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LAFS 1112 Tracking Chart Generic

2.  Bloom’s Taxonomy Question Stems

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A list of question stems that are categorized by their Bloom’s level.  All six categories are listed.

Blooms Taxonomy Question Stems

3.  Teacher Reflection Worksheet

This template is setup to be a traditional lesson plan, however, I am going to be using it as a reflection tool instead.  I teach three preps, so I will have three worksheets per week, one per class.  Where each of the days of the week are listed, I am going to reflect on what worked, what needs to be modified, and anything else that is appropriate for the lesson.

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Teacher Reflection Worksheet

4.  Literary Devices in Literature Chart

I don’t know why I didn’t start this sort of document in the past, but it struct me while reading Jane Eyre, reviling in Charlotte Bronte’s writing style, that there were many different literary devices being used.  “Gee, that would be a great example of how to use anaphora in a real-world situation to show the students!”  And the rest is history.  I will be adding to this throughout the year and beyond.

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5.  TED Talk Worksheet

This is a worksheet that can be used with any TED Talk that you want to use in your classroom.

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TED Talks Worksheet

6. Diagram for Writing an AP English Essay

Screen Shot 2014-08-04 at 9.31.36 AM 7.  Creating Classroom Norms Activity – Beginning of the Year/Semester

After explaining what norms are and why they are important, I have the students break out into groups to create a list of norms they would like to see implemented into the classroom.  After we vote on our top 5-7, I print up a document that states them and all the students sign it.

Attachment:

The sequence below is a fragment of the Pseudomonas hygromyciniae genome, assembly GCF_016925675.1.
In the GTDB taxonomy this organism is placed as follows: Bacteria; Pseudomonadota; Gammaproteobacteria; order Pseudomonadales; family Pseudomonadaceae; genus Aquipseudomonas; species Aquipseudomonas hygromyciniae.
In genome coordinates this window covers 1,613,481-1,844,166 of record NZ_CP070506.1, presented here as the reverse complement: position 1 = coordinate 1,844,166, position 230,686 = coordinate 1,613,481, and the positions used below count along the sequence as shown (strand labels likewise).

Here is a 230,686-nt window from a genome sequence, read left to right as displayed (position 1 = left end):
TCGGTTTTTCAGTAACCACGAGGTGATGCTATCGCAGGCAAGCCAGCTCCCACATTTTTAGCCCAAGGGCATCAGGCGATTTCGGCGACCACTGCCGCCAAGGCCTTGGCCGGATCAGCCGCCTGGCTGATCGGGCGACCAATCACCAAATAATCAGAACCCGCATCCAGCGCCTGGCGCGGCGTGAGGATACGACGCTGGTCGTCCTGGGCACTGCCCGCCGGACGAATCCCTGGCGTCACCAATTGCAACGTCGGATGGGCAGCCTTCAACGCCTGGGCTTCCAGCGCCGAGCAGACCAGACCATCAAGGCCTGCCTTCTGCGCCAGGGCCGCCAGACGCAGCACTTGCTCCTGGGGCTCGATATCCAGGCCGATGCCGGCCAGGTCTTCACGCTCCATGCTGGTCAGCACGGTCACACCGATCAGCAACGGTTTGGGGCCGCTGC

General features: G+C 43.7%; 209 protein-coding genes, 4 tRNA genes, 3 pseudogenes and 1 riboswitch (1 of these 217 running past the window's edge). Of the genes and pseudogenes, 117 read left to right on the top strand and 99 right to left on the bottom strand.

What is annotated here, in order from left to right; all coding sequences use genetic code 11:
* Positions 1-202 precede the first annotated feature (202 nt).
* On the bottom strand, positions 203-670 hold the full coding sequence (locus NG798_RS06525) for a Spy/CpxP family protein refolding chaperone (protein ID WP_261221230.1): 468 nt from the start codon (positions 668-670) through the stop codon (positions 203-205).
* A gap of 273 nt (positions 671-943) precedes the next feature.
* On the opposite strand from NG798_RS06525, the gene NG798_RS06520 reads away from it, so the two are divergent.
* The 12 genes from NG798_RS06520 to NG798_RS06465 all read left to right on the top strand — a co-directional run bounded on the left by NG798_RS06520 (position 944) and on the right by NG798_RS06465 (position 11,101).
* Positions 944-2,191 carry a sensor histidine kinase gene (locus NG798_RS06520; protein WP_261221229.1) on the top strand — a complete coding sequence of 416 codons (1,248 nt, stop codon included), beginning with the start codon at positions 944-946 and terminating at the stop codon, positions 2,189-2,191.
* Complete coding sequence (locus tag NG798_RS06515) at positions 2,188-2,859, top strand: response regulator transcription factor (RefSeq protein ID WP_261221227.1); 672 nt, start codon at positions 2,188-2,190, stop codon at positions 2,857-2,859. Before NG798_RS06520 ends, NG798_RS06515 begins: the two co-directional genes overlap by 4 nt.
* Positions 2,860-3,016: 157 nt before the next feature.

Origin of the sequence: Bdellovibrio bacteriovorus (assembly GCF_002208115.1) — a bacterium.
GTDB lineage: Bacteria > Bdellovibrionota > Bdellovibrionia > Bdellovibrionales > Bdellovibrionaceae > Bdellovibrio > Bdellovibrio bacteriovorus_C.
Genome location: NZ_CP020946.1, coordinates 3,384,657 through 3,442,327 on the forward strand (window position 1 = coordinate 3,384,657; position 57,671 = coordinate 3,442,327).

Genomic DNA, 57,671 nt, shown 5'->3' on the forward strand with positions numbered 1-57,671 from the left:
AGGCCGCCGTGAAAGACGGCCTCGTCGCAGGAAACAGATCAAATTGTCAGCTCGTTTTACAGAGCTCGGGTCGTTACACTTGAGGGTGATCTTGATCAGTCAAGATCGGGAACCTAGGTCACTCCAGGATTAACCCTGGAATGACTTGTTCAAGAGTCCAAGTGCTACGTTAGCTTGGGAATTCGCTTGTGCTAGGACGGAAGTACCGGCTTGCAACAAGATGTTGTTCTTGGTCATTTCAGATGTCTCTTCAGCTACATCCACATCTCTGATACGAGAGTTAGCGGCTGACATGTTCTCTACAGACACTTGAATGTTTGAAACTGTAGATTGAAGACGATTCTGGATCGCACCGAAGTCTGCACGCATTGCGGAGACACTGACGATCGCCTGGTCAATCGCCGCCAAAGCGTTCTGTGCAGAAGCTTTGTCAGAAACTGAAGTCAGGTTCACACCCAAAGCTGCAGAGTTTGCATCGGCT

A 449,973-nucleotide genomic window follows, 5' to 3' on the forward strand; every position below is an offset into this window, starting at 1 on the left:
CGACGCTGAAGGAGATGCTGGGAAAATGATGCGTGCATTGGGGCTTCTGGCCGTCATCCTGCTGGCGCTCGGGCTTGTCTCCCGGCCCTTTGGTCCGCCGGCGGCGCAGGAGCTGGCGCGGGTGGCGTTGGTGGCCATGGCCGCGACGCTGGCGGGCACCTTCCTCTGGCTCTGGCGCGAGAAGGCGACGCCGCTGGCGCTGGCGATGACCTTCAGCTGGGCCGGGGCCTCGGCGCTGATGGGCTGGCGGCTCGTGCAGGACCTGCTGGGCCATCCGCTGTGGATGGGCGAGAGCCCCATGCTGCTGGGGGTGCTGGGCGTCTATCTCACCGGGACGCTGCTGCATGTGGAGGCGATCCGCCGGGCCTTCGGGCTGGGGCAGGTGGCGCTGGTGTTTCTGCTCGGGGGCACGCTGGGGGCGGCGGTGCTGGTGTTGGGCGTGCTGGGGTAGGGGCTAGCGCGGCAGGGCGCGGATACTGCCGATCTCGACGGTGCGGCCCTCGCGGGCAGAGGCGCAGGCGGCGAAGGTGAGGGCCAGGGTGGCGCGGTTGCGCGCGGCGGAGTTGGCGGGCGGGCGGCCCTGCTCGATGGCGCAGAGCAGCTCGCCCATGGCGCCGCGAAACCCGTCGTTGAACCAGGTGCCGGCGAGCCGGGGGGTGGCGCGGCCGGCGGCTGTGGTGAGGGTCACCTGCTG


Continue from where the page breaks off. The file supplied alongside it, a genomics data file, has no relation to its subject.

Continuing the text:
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Community Agreement and Norms

8.  Classroom Rules Through Memes

Rules for Getting Along in Room 204 Erm

9. Close Reading Strategy: SCOUT

Resource: The Readiness is All blog

S: specifics (Locations, Characters, Time, Words, Choice of Details)
C: comparisons (symbols, metaphors, imagery, allusion etc…)
O: organization both sequential, what comes first and what comes last; and spatial, don’t bother looking it up, for me spatial organization is repetition, contrast, and questions like why is this paragraph or sentence so short or so long in comparison to the ones next to, or before, or after it. Organization also encompasses syntax.
U: unusual– this one is of course more difficult to explain, but I find it crucial. I want students to notice when things are different than expected. I want them to notice when generic conventions are broken, when something seems modern or just off. Those glitches in the matrix are often breadcrumbs leading down a potentially interesting rabbit hole.
T: Theme examples– This takes us full circle back to T3 (Topic/Tone/Theme) What are the quotes, symbols, plot events, motifs, characters etc… that point us back to theme and ultimately purpose.